Assaults against U.S. Border Patrol agents nearly doubled along the Mexican border over the last year as patrols cracking down on drug trafficking and migrant smuggling encountered increasing resistance -- including the use of rocks, Molotov cocktails and gunfire.
At least 687 assaults against agents were reported during the fiscal year that ended Sept. 30, up from the previous year’s total of 354 and the highest since the agency began tracking assaults across the Southwest border in the late 1990s, according to Border Patrol officials.
Most assaults occurred near urban smuggling havens such as Nogales, Ariz., and Tijuana, but cross-border skirmishes took place from remote California deserts to the banks of the Rio Grande in Texas.
In many attacks, smugglers hurled softball-size rocks or fired high-powered slingshot devices loaded with marbles and ball bearings. Some tried to run over agents with vehicles.
In some cases, smugglers and migrants fought with agents and tossed wooden pallets to block their pursuers. Dented and damaged vehicles, windshields shattered, sat in Border Patrol parking lots.
In Tucson and San Diego, the most violent sectors, agents reported being shot at 43 times -- up from 18 the previous year. No agents were killed, but three were shot in the leg. At least 20 more were hospitalized, many with head injuries from rocks.
Agents fatally shot five suspected smugglers in the Tucson and San Diego sectors. In one recent case, officials said, an agent struggled with and killed a man who was armed with a semiautomatic weapon and was suspected of waiting to pick up migrants.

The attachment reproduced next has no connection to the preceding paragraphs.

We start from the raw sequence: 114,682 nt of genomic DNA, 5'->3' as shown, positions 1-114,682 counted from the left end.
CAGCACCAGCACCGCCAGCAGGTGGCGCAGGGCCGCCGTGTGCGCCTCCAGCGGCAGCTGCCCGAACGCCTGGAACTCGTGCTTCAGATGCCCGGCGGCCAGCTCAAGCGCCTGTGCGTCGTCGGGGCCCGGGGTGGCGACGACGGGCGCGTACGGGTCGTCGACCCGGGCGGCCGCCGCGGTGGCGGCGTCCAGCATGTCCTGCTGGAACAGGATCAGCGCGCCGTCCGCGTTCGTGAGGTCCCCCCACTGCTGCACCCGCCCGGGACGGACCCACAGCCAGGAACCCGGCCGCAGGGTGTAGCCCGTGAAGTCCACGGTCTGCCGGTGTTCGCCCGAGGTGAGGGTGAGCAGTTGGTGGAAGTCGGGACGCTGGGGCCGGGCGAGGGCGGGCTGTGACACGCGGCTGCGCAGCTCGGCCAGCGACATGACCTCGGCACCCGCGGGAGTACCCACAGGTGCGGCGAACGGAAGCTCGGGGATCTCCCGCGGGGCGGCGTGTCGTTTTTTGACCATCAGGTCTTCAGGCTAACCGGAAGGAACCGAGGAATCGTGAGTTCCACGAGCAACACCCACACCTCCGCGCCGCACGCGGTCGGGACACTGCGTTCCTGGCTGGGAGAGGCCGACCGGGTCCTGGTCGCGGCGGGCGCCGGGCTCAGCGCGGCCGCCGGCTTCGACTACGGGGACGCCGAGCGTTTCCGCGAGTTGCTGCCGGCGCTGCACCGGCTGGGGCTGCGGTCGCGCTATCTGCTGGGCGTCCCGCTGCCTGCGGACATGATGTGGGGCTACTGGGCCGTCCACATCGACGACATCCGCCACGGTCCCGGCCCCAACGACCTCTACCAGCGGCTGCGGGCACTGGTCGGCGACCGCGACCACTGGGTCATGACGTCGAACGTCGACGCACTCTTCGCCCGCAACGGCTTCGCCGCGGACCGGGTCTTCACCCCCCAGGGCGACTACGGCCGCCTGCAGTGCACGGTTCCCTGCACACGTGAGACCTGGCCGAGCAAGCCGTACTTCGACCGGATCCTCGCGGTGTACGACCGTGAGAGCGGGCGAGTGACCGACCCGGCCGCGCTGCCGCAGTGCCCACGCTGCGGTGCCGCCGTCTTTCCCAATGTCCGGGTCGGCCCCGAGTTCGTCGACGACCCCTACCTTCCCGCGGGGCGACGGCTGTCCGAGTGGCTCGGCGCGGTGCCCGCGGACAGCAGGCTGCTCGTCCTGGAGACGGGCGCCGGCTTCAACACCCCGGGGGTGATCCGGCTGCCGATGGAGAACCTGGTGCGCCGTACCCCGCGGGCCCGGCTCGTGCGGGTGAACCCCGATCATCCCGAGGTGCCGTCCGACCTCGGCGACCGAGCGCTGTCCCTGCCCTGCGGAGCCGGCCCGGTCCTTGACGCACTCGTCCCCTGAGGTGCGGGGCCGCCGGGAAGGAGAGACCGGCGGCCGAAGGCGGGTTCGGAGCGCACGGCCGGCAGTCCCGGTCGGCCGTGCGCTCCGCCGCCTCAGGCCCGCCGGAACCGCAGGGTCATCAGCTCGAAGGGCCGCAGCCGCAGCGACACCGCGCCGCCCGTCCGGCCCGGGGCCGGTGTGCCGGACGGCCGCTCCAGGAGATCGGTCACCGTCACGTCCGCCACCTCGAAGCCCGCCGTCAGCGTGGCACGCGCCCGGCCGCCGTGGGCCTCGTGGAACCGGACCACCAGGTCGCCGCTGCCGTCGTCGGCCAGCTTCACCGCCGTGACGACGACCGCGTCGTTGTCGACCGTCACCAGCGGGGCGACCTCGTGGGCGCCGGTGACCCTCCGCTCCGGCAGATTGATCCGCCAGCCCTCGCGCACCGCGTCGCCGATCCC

Officials attribute the increased number of assaults to rising frustration among drug and immigrant traffickers, who have seen traditional smuggling routes blocked by the border buildup. About 11,000 agents -- more than ever -- patrol the 2,000-mile border with Mexico. Stadium lighting, sensors, remote cameras and triple fences protect some frontiers.
“They’re feeling they have to fight their way through now,” said Agent Jim Hawkins, a spokesman for the agency’s Tucson sector. “We’re taking their livelihood away from them, so they’re getting angry and desperate.”
On one stretch of border near San Diego, rock-throwing and other violent acts have become so common that officials plan to erect signs warning that assaulting agents is against the law.
The recent surge, officials say, doesn’t match the level and intensity of violence in San Diego County in the early to mid-1990s, when agents wore riot gear and formed special units to disperse crowds of migrants and to combat widespread banditry.
The recent violence has spread out across the Southwest as illegal immigration corridors have shifted. Most assaults occur in Arizona and California, where borders have been heavily fortified.
Agents and experts expect the hostile climate to intensify as the border becomes increasingly difficult to cross.
“It’s a combustible mixture,” said Wayne Cornelius, director of the Center for Comparative Immigration Studies at UC San Diego. “It’s inevitable there will be an escalation of violence on both sides, because the traffic hasn’t diminished ... and the desperation of those trying to get in is just as great as it has ever been.”
While immigrant smugglers mostly throw rocks to distract agents, drug traffickers are more likely to use weapons and committed the most serious assaults in the past year, officials say.